Use this URL to cite or link to this record in EThOS: http://ethos.bl.uk/OrderDetails.do?uin=uk.bl.ethos.644557
Title: Nature and place in the poems of William Wordsworth and Walter Scott
Author: Arabi Durkawi, Ayah
ISNI:       0000 0004 5356 6630
Awarding Body: University of Newcastle Upon Tyne
Current Institution: University of Newcastle upon Tyne
Date of Award: 2014
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Abstract:
This thesis originates in the lack of studies comparing poetry by William Wordsworth (1770–1850) and Walter Scott (1771–1832). Living in the north of Britain, the two writers not only knew each other’s works, but also enjoyed a friendship spanning three decades. My study places together texts by the two writers which invite comparison and showcase their attitudes toward issues pertinent to their lives and society. A driving principle behind my thesis is the role nature and the poets’ native regions–the Lake District and the Scottish Borders–play in their poetry. With the exception of ‘Yarrow Revisited’ my project covers poems composed up to 1814. The Introduction compares the education and early writing of the two poets, outlines the thematic and theoretical concerns of the thesis, and gives brief accounts of relevant historical contexts. Four chapters explore Wordsworth’s and Scott’s approaches to the self, its representation and examination, and to society, its problems and inevitable evolution. The first considers Wordsworth’s The Prelude (1805) and ‘Tintern Abbey,’ and Scott’s Memoir and the epistles to Marmion. It traces the influence the two writers attribute to nature in their own development as revealed in their autobiographical writings. The second chapter tackles Scott’s Lay of the Last Minstrel, reading it as an invitation to society to look on the past for warnings and examples of how to best withstand today’s challenges. The third studies the social themes in Wordsworth’s The Excursion and ‘Michael,’ placing a particular emphasis on the portrayal of Grasmere as an ideal community. The fourth and final chapter brings the two men-of-letters together in a reading of Scott’s role, and that of the ballad tradition, in Wordsworth’s Yarrow poems. It is followed by a short Conclusion.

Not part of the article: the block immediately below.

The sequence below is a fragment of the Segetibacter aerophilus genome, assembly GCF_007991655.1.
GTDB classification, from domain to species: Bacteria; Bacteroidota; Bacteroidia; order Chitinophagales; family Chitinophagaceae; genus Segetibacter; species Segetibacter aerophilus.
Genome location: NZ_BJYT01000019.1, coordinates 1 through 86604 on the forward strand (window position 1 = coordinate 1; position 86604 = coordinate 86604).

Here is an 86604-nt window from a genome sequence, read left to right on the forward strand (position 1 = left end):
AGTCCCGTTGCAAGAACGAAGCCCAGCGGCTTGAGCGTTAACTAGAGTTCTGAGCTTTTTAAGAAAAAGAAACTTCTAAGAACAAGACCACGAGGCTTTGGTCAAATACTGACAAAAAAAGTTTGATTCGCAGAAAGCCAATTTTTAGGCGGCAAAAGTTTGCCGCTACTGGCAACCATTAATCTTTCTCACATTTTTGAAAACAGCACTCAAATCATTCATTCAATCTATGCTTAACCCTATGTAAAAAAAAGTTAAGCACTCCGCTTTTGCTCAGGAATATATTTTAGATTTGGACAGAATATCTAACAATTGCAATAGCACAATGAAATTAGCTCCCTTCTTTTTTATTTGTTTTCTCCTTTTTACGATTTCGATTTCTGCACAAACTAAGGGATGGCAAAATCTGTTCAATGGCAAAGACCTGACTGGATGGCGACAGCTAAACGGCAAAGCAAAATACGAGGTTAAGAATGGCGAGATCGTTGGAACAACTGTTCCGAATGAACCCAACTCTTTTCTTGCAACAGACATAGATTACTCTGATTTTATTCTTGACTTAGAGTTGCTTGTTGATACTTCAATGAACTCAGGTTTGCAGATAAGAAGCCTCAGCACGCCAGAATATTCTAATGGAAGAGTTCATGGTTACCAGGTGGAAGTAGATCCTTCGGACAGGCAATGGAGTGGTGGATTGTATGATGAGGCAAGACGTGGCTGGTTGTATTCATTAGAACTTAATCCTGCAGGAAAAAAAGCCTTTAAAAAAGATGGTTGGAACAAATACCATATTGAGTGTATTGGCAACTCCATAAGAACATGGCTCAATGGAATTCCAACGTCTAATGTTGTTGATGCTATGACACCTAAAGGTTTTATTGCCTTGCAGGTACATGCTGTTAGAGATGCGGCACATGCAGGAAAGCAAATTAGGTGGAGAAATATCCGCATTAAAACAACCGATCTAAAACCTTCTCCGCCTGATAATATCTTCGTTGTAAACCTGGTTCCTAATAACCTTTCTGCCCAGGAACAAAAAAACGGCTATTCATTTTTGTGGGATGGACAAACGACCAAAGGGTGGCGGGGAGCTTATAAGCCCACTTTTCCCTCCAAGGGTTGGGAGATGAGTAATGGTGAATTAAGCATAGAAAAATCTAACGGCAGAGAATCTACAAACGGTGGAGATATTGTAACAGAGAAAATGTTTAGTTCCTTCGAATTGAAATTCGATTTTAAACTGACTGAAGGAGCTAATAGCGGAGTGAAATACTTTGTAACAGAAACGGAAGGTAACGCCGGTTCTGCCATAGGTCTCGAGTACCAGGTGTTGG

Supervisor: Not available Sponsor: Damascus University
Qualification Name: Thesis (Ph.D.) Qualification Level: Doctoral
EThOS ID: uk.bl.ethos.644557  DOI: Not available
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